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COVID-19 vaccine developers respond to new strain

Pfizer, Moderna and AstraZeneca suggest their respective vaccines should remain effective

As a new strain of the novel coronavirus takes hold in the UK, a number of vaccine developers have responded to the news with comments regarding the efficacy of their respective vaccines against the variant.

During a press conference, BioNTech chief executive officer Ugur Sahin – whose Pfizer-partnered vaccine has been approved in the US, UK and EU – said he’s ‘confident’ that the vaccine will continue to work against the new variant.

Sahin added that the company could also modify the vaccine if it fails to protect against the new strain, by updating small sections of the messenger RNA (mRNA) used within the Pfizer/BioNTech vaccine.

“The beauty of the messenger RNA technology is that we can directly start to engineer a vaccine, which completely mimics this new mutation,” Sahin commented.

Meanwhile, Moderna told Bloomberg it expects that its mRNA-based vaccine is likely to be effective against the new strain. Moderna has already tested its vaccine against previous strains and expects that it 'would be protective against the variants of the SARS-CoV-2 virus recently described in the UK'.

“We will be performing additional tests of the vaccine in the coming weeks to confirm this expectation,” the company added.

British pharma company AstraZeneca also told Reuters that its COVID-19 vaccine, AZD1222, should be effective against the new variant.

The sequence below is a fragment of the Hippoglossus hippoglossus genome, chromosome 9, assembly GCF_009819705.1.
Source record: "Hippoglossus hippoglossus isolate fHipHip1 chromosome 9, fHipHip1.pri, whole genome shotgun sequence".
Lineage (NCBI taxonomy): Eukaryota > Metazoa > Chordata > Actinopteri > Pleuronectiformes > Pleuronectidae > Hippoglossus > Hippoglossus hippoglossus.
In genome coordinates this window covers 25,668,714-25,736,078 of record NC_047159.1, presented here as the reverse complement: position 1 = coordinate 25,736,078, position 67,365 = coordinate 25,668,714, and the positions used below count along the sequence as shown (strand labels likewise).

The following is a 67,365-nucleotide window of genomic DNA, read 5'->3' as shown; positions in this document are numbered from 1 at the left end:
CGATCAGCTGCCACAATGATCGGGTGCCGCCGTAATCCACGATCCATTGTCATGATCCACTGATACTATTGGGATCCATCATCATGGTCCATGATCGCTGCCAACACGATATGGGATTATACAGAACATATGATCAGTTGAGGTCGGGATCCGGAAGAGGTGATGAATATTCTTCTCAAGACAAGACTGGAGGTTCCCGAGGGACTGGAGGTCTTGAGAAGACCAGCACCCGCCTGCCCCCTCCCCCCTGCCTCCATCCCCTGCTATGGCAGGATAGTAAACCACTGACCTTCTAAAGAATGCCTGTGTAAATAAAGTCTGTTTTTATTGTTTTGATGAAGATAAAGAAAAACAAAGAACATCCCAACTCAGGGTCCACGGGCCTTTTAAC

The company is also currently conducting studies to test the full impact of the mutation, which emerged in the UK and has since been detected in a number of additional countries.

“AZD1222 contains the genetic material of the SARS-CoV-2 virus spike protein, and the changes to the genetic code seen in this new viral strain do not appear to change the structure of the spike protein,” an AZ representative commented.

“Through vaccination with AZD1222, the body’s immune system is trained to recognise many different parts of the spike protein, so that it can eliminate the virus if it is later exposed,” the representative added.

According to the BBC, the new coronavirus variant was first detected by UK scientists in September. Around a quarter of the London COVID-19 cases that were reported in November were caused by the new strain.

Prime Minister Boris Johnson has said that this new variant could be up to 70% more transmissible, which could be increasing the R number by 0.4%.

The new variant has been detected across the UK – aside from Northern Ireland – and cases that have been confirmed in Denmark and Australia are also thought to have come from the UK.

Article by
Lucy Parsons

23rd December 2020

From: Research



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